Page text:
Beethoven set the standard for boffo , exuberant, and loud symphonic endings, After him most composers followed his example most of the time. But not always. I picked four examples of great symphonies that end softly. I’ll take them in chronological order.

Brahms’  third symphony written in 1883 has a lot of vigorous music in its last movement. Near the work’s conclusion it quotes a theme heard in the first movement and then ends softly. There is nothing drawn out about this quite ending; its seems a natural conclusion to what has gone before it. Brahms Symphony #3 finale.

Tchaikovsky’s sixth and last symphony (1893) has been called a suicide note. I don’t know about that, but the whole last movement seems about death. The symphony just dies away. The highly energetic third movement is followed by a beautiful adagio with this ending: Tchaikovsky Symp #6 finale.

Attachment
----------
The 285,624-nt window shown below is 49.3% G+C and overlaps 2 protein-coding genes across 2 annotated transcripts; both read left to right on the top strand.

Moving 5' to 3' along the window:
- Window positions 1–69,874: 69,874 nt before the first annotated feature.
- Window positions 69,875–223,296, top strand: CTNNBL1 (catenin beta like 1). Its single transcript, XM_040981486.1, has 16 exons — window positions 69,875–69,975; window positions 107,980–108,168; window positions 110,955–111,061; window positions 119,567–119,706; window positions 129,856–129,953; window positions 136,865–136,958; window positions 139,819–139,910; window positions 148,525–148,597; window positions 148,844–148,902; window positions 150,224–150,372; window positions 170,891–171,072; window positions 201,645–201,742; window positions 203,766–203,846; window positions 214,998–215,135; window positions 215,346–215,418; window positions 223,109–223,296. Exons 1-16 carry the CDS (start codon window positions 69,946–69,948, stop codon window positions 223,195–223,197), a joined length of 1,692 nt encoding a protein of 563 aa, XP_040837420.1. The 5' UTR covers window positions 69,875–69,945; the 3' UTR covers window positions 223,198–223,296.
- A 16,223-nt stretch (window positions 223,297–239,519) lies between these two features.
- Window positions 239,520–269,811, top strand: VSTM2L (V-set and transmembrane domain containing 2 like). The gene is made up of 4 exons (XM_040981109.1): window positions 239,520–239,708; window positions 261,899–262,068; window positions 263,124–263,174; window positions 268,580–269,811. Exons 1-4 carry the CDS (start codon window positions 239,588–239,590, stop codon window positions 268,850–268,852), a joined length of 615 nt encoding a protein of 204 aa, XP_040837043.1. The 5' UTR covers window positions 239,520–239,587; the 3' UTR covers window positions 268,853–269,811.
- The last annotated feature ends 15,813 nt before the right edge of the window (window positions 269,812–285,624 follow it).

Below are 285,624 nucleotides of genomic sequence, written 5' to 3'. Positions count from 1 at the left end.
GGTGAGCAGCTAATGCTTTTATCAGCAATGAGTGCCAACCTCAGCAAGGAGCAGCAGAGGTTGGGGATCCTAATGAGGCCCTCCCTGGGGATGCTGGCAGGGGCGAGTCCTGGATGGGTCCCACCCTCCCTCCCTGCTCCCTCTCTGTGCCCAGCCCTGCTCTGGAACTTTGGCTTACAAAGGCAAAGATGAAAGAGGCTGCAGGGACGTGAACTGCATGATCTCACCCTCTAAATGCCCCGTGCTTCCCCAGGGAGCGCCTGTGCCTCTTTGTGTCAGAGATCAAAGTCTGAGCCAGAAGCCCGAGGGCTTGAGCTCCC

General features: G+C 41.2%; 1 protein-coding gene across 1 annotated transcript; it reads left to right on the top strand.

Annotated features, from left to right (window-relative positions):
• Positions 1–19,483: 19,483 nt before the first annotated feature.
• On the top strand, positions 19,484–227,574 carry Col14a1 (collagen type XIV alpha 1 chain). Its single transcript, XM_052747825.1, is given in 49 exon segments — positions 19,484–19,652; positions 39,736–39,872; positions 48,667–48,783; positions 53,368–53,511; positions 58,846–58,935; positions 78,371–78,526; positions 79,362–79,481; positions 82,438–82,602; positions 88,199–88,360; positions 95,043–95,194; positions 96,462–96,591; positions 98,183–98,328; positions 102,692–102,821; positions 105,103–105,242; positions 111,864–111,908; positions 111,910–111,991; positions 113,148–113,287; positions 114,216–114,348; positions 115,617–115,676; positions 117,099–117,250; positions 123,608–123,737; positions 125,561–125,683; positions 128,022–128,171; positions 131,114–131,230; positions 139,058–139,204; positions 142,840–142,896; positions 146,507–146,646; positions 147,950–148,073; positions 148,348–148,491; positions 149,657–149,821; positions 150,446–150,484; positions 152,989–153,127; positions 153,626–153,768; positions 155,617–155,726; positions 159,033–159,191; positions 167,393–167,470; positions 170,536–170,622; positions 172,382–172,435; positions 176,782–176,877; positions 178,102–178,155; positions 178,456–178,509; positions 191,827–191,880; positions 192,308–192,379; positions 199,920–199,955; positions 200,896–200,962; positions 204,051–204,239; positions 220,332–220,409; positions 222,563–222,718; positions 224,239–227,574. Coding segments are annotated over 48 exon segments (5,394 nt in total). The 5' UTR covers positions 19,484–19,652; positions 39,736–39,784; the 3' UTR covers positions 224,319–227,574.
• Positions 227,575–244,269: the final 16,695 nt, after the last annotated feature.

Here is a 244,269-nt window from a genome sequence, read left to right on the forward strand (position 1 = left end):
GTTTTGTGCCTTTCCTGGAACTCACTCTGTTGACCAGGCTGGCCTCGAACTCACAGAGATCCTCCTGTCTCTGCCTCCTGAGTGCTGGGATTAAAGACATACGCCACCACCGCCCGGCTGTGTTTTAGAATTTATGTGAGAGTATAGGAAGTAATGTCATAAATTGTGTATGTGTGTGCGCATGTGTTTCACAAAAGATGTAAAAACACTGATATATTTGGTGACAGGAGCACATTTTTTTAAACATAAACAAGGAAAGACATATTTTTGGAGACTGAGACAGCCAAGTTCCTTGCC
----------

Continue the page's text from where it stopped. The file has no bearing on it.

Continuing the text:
Mahler’s last completed symphony (1910), his ninth, outdoes anything that had preceded it when it comes to softness. It’s ending is so quiet that it’s hard to tell when exactly it’s over. When properly performed it is an exceptional and deeply emotional experience. It’s another symphony about death. Mahler Symphony #9 finale

Shostakovich’s fourth symphony is the most unusual he ever wrote. It was completed in 1936, but not performed until 1961. The composer had gotten into serious trouble with Stalin who considered himself a great music critic. Had Shostakovich gone ahead with the premiere of the 4th symphony it literally might have caused his death. The work is in three movements, is the most dissonant he ever wrote, and is a gigantic and magnificent meander. It needs about 100 musicians; it’s outer movements are each about 25 minutes long; the middle lasts about 9 minutes. The final movement seems to be building to a shattering conclusion when it descends into about six minutes of quiet. This is the Shostakovich symphony most influenced by Mahler. When you listen to its end you’ll easily hear why. Shostakovich Symp #4 finale.